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Sunday, March 20, 2016

Leaving Our Pre-Conceived Messiahs (Luke 19.28-44)

Sermon by: Robert Austell; March 20, 2016
Text: Luke 19:28-44; Psalm 118:24-29

:: Sermon Audio (link) ::
Click link to open and play in browser; right-click to save. Sermon audio is also accessible as a free podcast in iTunes. Search for "Good Shepherd Sermons" or "Robert Austell."  

:: Scripture and Music ::
Call to Worship: Piano Meditations, Rick Bean, jazz piano
Song of Praise: Prepare the Way (Evnas/Nuzum)
Song of Praise: Hosanna/Praise is Rising (Brown/Baloche)
The Word in Music (Choir): Ain't No Rock Gonn Shout for Me (Williams/Larson)
Offering of Music: Hymn Medley (Bobby White, piano; Linda Jenkins, organ)
Our Song of Praise: The Doxology
Hymn of Sending: All Glory, Laud, and Honor (ST. THEODULPH)
Postlude: Rick Bean, jazz piano

:: Sermon Manuscript (pdf) ::
This "manuscript" represents an early draft of the sermon. Some weeks  the spoken version varies more than others from the early manuscript.  Nevertheless, if you'd prefer to read than to listen, this is provided  for that purpose.

Today is the beginning of what the Christian Church calls “Holy Week.” With the events described in today’s text, Jesus begins a week in Jerusalem that will encompass his welcome (Sunday), his last night with his disciples (Thursday), his arrest and trial (Thurs/Fri), his crucifixion (Friday), and his resurrection (Easter Sunday).

While my focus today is on the Palm Sunday text of Jesus entering Jerusalem, it does still fall into our series about the “Things We Leave Behind (to follow Jesus).” Today we will consider the ways that we substitute false Messiah’s for Jesus, the true Messiah. Sometimes we are even well-meaning, like the disciples. Today’s text is fascinating, and sometimes confusing, not only because the support for Jesus flip-flops so suddenly and drastically, but because we realize how many (including the disciples) still didn’t really understand why and how he would save them.

Prep Work (vv. 28-34)

The text begins with what I’ll call “prep work.” Just before entering the city of Jerusalem, Jesus sends two disciples into the nearby town to get a colt on which to ride into Jerusalem. That mission was as fascinating and confusing as the rest of the day: Jesus seemed to know right where it would be, the owners questioned them when they were taking it, but seemed fine once they said “The Lord needs it,” and it was a very specific animal – a young colt (can mean young horse or donkey) which had never been ridden. In the Hebrew scriptures, a young unblemished/unused animal was used for a sacred purpose, and that seems to be the purpose here.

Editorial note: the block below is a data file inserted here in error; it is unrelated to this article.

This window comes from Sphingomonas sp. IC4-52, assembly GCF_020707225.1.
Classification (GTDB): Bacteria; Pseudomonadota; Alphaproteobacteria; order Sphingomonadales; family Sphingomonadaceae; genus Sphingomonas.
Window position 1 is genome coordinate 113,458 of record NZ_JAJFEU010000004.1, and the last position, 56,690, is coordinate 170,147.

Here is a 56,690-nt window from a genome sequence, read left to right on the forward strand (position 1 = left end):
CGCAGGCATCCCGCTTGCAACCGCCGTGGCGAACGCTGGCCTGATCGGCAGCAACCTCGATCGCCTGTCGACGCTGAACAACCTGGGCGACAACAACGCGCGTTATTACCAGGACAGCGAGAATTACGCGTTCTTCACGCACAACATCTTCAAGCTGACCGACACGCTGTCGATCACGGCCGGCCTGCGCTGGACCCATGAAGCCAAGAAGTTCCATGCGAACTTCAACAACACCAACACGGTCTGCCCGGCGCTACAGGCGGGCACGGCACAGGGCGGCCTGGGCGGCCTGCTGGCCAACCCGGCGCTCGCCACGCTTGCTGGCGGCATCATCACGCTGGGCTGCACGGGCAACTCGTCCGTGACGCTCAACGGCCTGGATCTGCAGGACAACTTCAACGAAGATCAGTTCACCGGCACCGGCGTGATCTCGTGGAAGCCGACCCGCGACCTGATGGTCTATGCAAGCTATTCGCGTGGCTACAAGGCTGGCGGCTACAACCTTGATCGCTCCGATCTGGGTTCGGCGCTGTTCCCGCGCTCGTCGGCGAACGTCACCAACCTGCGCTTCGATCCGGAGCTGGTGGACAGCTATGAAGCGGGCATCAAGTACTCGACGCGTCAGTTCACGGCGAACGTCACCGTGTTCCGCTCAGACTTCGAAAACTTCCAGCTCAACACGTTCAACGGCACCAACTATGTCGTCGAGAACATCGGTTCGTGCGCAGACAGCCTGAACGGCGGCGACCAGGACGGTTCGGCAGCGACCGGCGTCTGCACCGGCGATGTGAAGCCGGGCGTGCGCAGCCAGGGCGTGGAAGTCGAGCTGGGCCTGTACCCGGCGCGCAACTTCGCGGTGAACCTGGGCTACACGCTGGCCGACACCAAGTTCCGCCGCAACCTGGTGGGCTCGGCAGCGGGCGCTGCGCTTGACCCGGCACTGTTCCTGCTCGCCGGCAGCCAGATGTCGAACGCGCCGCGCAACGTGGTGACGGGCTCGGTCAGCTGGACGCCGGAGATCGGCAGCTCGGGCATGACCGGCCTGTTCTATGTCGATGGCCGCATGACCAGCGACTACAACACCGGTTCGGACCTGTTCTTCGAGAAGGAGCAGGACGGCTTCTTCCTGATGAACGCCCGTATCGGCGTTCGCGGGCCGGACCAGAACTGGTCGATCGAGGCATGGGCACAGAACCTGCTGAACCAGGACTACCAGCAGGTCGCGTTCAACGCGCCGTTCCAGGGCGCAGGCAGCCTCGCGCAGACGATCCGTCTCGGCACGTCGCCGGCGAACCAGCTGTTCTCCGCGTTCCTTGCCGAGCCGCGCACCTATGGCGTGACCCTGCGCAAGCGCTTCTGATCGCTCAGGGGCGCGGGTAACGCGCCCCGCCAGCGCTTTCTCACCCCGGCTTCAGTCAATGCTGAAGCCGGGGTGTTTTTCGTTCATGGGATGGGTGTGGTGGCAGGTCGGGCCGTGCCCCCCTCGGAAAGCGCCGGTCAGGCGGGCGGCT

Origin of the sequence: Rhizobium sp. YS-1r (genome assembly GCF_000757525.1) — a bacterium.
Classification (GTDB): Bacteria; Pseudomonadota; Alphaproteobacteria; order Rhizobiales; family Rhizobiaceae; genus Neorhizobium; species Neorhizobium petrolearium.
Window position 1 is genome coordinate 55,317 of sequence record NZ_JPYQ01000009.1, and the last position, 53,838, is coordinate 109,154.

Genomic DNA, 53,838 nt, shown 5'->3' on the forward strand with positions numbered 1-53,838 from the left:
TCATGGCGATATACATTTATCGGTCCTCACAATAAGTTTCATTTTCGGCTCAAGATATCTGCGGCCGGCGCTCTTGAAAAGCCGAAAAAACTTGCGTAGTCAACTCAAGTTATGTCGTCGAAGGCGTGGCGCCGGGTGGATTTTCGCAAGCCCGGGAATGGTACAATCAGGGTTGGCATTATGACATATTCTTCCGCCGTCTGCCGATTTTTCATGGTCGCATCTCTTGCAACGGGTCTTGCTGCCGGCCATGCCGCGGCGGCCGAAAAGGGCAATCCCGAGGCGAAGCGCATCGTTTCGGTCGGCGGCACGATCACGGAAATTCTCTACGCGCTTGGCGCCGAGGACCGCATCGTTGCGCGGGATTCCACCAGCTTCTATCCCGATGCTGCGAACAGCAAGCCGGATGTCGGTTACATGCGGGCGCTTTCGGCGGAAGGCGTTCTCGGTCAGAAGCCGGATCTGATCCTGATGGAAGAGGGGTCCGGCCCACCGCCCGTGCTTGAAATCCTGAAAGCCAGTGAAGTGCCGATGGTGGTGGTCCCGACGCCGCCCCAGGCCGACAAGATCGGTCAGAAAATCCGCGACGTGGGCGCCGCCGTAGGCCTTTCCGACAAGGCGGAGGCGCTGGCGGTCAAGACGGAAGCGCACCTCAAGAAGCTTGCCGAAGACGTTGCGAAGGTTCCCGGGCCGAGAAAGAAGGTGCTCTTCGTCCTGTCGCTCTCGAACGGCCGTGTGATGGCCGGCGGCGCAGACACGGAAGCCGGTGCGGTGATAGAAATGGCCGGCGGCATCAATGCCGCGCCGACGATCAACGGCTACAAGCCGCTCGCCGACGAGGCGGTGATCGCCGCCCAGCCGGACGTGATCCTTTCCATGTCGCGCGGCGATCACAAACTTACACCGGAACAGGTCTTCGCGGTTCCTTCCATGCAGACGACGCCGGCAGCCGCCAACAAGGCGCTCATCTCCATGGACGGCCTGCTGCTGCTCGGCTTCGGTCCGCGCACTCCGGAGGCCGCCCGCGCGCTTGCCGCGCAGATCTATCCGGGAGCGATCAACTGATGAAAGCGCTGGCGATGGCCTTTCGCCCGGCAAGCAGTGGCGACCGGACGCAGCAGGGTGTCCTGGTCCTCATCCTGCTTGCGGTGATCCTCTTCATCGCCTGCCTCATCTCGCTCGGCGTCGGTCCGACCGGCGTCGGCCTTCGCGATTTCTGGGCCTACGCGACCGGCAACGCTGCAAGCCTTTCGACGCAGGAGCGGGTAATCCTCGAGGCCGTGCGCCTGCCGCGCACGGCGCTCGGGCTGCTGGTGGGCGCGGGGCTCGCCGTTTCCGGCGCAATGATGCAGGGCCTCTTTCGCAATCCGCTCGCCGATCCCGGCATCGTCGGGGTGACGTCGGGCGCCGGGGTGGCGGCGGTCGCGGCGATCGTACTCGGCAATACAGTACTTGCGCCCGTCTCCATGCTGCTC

When the disciples got it back to Jesus, they seemed to know what to do: they threw their coats on the colt and put Jesus on it. It turns out that this was one of the well-known things the Messiah would do. It came from the prophet Zechariah, who wrote:

Rejoice greatly, O daughter of Zion! Shout in triumph, O daughter of Jerusalem! Behold, your king is coming to you; He is just and endowed with salvation, humble, and mounted on a donkey, even on a colt, the foal of a donkey. (Zechariah 9:9)

The stage was set! If Jesus was going to claim to be the Messiah – if he WAS the Messiah – this is how it would be announced; this was a public sign to go with all the teaching and miracles that said, “The Messiah is here.”

The Messiah We Want (vv. 35-40)

So here’s the thing: Jesus was the promised Messiah, but not the expected Messiah.  And that’s no reflection on Jesus or the promises of God; it’s a reflection on how people’s expectations can change. We often see what we are looking for, and we look for what we want to see!

We’ve talked about this more than a few times before. The Hebrew scriptures – our Old Testament – is packed full of teaching, promises, prophecies, and anticipation of the Messiah, or God’s “anointed one.” The Messiah was God keeping His covenant promises to not abandon His people and to bring them blessing. Specifically, the Messiah was God keeping His promise to King David that the kingdom and the kingly line would last. But that’s where the promise and the expectations started to diverge.

The kingdom was not ultimately David’s kingdom; it was an earthly manifestation of God’s Kingdom – God’s covenant blessing on His people. And while David was the earthly king, GOD was the Great King. And so as the earthly kings and kingdom struggled and failed and fell, it is not surprising that Israel would latch on to the scriptures full of God’s promise of a lasting King and Kingdom and a “Return of the King” as a specific anointed one God would send. And in a hard world full of empires, kings and emperors, and occupying armies like that of Rome, the expectations became increasingly political, powerful, and nationalistic.

It is clear that the people of Jesus’ day understood Jesus to have a claim to be the Messiah. And you read accounts of people wanting to make him king. Even among the disciples there was at least one ‘Zealot’ – that was the member of a political party committed to overthrow Rome by revolution. It may well be that “Simon the Zealot” joined up with the twelve disciples with the explicit hope that Jesus would rally the people for a Zealot revolution.